Lost white Tribes
Parola del diavolo.

April 2000
by Sean Thomas
History, with its loose ends, rough edges, strange anomalies and surreal quirks, is rarely neat. The quirky and anomalous leftover colonial communities described in Lost White Tribes are a case in point. As Milanese journalist Riccardo Orizio puts it in the introduction, the European emigrants left stranded by the retreating tides of imperialism are among today's "forgotten people".

One such tribe is the Burghers of Sri Lanka, an enclave of Netherlanders who stayed East after the Dutch Empire was overrun by the British around 1800. As Orizio wanders among the Burghers' crumbling bungalows and pre-war ballrooms, he finds a half-assimilated people fond of operatic melancholy and short-wave radio, prone to singing a national anthem that sums up their linguistic and ethnic confusion: "We subjects of great England's King, From Ceylon's distant strand, To thee our loving tribute bring, Het Lieve Vaterland". Other tribes Orizio encounters are equally obscure. In Brazil he meets Confederate Americans. In Guadaloupe he uncovers incestuous Normans. In Haiti, he holes up with Poles.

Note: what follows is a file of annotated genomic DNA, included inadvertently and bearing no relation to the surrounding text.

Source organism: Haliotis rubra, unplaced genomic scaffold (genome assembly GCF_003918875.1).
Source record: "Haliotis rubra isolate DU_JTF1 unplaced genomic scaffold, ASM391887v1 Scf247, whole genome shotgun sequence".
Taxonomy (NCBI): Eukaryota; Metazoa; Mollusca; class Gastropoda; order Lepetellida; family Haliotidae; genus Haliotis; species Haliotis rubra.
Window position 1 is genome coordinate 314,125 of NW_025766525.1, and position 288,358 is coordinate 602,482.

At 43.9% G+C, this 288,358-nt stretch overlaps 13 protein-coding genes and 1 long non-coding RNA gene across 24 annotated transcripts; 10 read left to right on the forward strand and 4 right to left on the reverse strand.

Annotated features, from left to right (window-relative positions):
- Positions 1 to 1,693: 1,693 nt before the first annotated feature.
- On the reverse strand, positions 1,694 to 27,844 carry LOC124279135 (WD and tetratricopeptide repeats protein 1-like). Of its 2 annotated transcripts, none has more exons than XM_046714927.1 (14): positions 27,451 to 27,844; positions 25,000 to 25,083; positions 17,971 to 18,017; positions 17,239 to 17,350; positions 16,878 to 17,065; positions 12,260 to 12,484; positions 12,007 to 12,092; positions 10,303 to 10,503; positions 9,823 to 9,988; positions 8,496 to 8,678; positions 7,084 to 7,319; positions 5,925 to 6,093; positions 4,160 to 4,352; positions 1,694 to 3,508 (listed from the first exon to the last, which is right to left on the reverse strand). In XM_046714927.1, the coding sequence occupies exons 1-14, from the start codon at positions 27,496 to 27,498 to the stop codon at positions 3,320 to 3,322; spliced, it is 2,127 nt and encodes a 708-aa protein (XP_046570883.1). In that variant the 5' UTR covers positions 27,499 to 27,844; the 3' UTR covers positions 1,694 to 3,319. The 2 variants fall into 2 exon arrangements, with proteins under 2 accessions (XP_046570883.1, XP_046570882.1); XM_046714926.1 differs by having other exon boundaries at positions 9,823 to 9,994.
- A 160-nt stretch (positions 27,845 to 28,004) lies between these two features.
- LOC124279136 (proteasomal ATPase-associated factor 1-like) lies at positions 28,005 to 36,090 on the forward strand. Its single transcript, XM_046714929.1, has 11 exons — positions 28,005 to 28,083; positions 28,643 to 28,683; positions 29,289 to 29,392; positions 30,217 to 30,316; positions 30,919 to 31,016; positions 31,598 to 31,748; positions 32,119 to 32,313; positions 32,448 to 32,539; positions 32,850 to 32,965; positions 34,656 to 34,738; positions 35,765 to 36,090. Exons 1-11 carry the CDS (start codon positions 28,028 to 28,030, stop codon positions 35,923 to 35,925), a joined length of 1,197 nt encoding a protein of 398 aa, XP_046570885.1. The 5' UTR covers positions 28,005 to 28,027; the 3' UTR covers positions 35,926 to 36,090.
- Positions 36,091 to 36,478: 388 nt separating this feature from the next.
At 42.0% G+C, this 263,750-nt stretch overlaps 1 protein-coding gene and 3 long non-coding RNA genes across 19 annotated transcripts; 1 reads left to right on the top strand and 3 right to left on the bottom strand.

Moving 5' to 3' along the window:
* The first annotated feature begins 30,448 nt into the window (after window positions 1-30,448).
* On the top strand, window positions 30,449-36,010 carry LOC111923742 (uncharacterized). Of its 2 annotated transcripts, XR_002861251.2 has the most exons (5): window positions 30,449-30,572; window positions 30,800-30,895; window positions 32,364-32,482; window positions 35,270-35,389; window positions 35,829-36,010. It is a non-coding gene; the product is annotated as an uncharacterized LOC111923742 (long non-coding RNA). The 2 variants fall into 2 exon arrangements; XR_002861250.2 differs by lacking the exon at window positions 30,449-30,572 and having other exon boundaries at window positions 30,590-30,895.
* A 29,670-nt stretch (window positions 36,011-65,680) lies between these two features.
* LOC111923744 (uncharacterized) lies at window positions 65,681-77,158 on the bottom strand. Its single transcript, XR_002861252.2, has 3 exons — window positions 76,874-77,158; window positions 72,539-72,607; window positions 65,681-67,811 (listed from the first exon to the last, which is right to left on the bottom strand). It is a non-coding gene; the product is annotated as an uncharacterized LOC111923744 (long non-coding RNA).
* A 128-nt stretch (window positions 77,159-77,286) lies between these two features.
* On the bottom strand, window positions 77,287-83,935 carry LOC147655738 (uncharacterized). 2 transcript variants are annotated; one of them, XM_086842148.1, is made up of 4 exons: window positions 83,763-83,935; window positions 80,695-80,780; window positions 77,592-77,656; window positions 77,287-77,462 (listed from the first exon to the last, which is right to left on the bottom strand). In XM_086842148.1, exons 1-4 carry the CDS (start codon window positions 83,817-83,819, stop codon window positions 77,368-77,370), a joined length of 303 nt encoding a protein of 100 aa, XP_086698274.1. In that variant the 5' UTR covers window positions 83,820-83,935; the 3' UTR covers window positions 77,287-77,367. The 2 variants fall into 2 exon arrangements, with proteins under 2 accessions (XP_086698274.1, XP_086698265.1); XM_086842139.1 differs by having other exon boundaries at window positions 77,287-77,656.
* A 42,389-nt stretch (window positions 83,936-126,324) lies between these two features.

But perhaps most remarkable is the last community he encounters: the Basters of Namibia. A miraculous hybrid of Bushman and Afrikaaner, these green-eyed, pale-faced, somehow "Oriental-looking" people, fled the British imperialists of the Cape Colony to settle in the deserts of South West Africa. There they survived, and even thrived: they became known for their devout ways, as well as the beauty of their uniquely petite women. Orizio's eloquent descriptions of the offbeat Basters--their tenacity, integrity, and bravery--stand comparison with some of the best travel writing of recent years, and are a fitting end to a profoundly intriguing book.